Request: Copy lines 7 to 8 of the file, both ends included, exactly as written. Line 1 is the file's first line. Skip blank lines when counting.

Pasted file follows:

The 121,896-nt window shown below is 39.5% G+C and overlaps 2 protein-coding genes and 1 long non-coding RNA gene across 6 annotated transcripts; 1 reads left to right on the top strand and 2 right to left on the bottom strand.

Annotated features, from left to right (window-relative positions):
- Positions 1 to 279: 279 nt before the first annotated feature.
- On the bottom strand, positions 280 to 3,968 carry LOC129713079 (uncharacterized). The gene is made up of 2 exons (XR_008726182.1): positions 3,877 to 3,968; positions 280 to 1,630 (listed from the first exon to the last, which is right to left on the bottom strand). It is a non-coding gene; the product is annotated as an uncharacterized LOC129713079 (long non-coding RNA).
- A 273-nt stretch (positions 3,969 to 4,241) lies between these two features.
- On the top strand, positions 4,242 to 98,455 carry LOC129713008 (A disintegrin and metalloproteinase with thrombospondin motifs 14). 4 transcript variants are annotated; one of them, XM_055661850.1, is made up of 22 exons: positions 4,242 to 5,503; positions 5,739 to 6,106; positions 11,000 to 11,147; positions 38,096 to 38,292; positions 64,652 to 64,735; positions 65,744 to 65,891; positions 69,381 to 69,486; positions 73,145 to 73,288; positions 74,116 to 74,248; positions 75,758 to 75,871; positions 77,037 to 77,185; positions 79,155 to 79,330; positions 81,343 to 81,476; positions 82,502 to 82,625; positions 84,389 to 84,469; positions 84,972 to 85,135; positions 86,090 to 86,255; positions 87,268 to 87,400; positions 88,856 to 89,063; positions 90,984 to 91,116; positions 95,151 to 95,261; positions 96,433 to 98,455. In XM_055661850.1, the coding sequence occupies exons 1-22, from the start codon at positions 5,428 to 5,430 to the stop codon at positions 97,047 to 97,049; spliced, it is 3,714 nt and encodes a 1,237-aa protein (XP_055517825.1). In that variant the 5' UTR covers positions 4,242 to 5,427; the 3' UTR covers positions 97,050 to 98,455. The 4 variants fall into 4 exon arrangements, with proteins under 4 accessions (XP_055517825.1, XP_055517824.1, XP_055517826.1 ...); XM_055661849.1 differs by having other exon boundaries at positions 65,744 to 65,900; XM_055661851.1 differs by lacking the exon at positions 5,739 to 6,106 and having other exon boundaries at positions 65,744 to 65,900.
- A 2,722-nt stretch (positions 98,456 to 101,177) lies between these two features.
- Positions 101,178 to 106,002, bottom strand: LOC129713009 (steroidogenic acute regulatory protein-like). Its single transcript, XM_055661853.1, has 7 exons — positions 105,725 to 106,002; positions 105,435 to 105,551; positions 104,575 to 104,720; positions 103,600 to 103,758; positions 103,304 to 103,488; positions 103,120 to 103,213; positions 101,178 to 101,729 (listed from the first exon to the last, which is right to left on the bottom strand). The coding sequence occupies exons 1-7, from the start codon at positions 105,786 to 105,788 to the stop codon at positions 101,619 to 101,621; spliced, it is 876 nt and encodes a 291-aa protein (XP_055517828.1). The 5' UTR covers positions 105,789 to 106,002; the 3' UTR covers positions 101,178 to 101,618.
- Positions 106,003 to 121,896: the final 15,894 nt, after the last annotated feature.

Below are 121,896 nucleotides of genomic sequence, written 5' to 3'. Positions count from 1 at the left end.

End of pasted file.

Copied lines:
- A 2,722-nt stretch (positions 98,456 to 101,177) lies between these two features.
- Positions 101,178 to 106,002, bottom strand: LOC129713009 (steroidogenic acute regulatory protein-like). Its single transcript, XM_055661853.1, has 7 exons — positions 105,725 to 106,002; positions 105,435 to 105,551; positions 104,575 to 104,720; positions 103,600 to 103,758; positions 103,304 to 103,488; positions 103,120 to 103,213; positions 101,178 to 101,729 (listed from the first exon to the last, which is right to left on the bottom strand). The coding sequence occupies exons 1-7, from the start codon at positions 105,786 to 105,788 to the stop codon at positions 101,619 to 101,621; spliced, it is 876 nt and encodes a 291-aa protein (XP_055517828.1). The 5' UTR covers positions 105,789 to 106,002; the 3' UTR covers positions 101,178 to 101,618.